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Get your kaizen kick

Sir Dave Brailsford—the man who has led Team Sky (and now Team Ineos) to seven Tours de France victories and been responsible for numerous Olympic medals—is well-known for accrediting team success to his ‘marginal gains’ approach.

He says, “The whole principle came from the idea that if you broke down everything you could think of that goes into riding a bike, and then improved it by one percent, you will get a significant increase when you put [all those little gains] together… We are always striving for improvement, for those one percent gains, in absolutely every single thing we do.”

Brailsford’s approach is all about details. Through the constant measuring and monitoring of data—everything from a cyclist’s power output, aerodynamics and bike tech, to mindset and calorie intake—the minutiae are all brought together to achieve optimal performance in all areas. This philosophy goes as far as making improvement on seemingly minor everyday things, like washing your hands, in the belief that it all adds up to a kind of all-encompassing excellence.

Professional cyclist Geraint Thomas riding during the Tour de France.
Much of Team Sky’s (Ineos’) success is down to the principles of kaizen.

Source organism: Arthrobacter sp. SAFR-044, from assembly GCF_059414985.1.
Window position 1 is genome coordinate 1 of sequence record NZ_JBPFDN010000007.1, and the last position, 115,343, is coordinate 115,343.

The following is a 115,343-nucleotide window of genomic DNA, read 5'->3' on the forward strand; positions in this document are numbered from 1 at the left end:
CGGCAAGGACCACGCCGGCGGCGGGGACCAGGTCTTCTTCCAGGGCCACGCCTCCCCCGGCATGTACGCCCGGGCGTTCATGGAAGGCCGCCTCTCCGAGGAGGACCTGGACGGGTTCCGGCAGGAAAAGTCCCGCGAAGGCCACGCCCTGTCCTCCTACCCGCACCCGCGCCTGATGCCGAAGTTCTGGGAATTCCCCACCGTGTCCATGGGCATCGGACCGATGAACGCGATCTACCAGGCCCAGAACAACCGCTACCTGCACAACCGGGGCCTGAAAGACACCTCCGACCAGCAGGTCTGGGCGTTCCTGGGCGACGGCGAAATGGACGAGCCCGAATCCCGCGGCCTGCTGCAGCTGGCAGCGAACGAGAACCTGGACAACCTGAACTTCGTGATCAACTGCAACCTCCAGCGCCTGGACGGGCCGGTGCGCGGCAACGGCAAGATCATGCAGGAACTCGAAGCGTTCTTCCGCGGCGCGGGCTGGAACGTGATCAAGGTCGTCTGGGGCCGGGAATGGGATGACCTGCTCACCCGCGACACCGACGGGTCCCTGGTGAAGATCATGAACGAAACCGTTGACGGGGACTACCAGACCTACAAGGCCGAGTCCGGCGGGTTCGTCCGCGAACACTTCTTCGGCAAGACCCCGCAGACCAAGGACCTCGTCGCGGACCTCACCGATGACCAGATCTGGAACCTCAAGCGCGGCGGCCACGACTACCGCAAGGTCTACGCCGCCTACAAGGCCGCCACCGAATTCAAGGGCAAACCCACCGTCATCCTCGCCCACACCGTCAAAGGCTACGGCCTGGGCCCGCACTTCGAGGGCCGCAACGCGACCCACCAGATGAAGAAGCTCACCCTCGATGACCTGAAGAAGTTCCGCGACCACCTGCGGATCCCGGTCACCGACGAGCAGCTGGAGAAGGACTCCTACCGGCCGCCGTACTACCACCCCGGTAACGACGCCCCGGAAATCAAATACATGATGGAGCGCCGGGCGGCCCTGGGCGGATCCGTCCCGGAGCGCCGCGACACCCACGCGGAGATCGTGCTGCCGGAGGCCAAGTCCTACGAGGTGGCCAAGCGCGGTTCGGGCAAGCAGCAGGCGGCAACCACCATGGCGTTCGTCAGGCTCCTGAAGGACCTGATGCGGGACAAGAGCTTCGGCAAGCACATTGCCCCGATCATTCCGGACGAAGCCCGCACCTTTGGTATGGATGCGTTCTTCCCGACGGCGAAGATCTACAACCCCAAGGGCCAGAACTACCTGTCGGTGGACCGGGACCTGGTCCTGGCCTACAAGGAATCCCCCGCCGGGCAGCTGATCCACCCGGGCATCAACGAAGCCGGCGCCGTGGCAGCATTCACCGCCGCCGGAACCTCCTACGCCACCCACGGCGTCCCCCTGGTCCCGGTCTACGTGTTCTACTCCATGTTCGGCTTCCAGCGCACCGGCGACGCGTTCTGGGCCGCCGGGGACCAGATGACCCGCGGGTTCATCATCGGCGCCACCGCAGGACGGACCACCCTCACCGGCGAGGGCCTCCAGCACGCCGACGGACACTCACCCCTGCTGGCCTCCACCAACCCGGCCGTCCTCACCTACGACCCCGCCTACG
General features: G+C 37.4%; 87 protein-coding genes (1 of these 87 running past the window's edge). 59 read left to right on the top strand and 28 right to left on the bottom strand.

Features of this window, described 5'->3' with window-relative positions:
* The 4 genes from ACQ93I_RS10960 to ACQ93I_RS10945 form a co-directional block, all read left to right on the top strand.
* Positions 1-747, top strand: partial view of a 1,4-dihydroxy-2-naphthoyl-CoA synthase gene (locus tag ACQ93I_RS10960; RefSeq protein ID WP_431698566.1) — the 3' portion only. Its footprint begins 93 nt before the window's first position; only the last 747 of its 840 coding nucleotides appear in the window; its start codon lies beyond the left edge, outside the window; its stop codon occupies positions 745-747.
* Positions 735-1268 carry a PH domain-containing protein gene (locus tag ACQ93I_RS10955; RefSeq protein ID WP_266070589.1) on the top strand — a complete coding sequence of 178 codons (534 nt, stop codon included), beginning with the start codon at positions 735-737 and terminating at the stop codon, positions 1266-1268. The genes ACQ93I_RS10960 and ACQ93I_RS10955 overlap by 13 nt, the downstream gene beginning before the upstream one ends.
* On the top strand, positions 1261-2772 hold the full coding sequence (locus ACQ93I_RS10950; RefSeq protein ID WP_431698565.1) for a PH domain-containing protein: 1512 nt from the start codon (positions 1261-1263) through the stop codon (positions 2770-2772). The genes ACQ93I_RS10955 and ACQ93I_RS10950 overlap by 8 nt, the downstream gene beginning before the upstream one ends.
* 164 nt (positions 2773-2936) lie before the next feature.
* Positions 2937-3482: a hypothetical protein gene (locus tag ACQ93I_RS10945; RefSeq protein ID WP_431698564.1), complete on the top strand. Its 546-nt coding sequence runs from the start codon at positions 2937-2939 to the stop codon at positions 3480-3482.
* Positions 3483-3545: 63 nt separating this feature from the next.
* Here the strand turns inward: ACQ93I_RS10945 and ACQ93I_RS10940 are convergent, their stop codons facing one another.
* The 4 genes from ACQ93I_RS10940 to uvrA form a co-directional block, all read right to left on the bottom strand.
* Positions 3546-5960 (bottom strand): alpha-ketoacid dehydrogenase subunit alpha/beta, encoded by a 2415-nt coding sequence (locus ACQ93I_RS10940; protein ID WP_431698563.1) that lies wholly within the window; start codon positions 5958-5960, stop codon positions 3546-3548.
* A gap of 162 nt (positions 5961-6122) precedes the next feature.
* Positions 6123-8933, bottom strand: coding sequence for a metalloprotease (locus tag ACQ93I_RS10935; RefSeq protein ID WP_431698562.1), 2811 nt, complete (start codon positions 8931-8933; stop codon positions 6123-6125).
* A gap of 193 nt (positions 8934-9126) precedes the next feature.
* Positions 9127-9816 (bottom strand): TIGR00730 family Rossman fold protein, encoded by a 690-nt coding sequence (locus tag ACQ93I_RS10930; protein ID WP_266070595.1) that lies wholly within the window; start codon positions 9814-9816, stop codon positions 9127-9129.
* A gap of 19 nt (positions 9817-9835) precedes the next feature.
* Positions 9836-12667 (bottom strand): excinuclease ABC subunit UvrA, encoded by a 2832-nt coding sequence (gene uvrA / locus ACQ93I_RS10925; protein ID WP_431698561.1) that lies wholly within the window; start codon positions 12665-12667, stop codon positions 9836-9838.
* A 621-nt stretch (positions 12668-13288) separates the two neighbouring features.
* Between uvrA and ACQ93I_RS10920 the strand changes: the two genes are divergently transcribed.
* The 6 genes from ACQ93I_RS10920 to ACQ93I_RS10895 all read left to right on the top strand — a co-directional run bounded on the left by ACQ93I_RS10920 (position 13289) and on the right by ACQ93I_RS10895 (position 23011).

Photo by VELOBAR+ on Unsplash

Brailsford’s marginal gains approach has been picked up by businesses and business leaders, both in the UK and abroad. In 2014, a paper by the Social Mobility Commission stated that the “aggregation of marginal gains” could improve the academic performance of disadvantaged students in UK schools.

The immense success that Brailsford’s methodology have brought to British cycling are undeniable. However, the truth is that the idea of marginal gains is nothing new. Brailsford himself has said he was inspired by the Japanese philosophy of ‘kaizen’.

Not exactly Japanese

When I say ‘Japanese philosophy’, I actually mean American. For the initial concept of incremental gains was developed during World War II to help the US build more, and better, weapons. Back then, the US was not the same military powerhouse we know today and the idea was if several industries made small improvements to their approach and equipment—there wasn’t enough time or budget to make sweeping changes—they could achieve significant output.

It was after the war that the US introduced the concept to the Japanese to help it rebuild its country. Typically, the Japanese improved on the concept and gave it the name ‘kaizen’, which means “Change for better”. Today, kaizen is adopted by many Japanese companies, including Toyota.

And in a November 2019 Forbes article, Takaoki Niwa, who has spent more than forty years working for Mitsubishi Heavy Industries, wrote about the company’s adoption of kaizen and how it can help companies (and people) become more productive and more creative. Referencing the ever-growing demand for more commercial aircraft combined with limited resources and time to build them, Niwa says kaizen can play a huge role in solving this problem.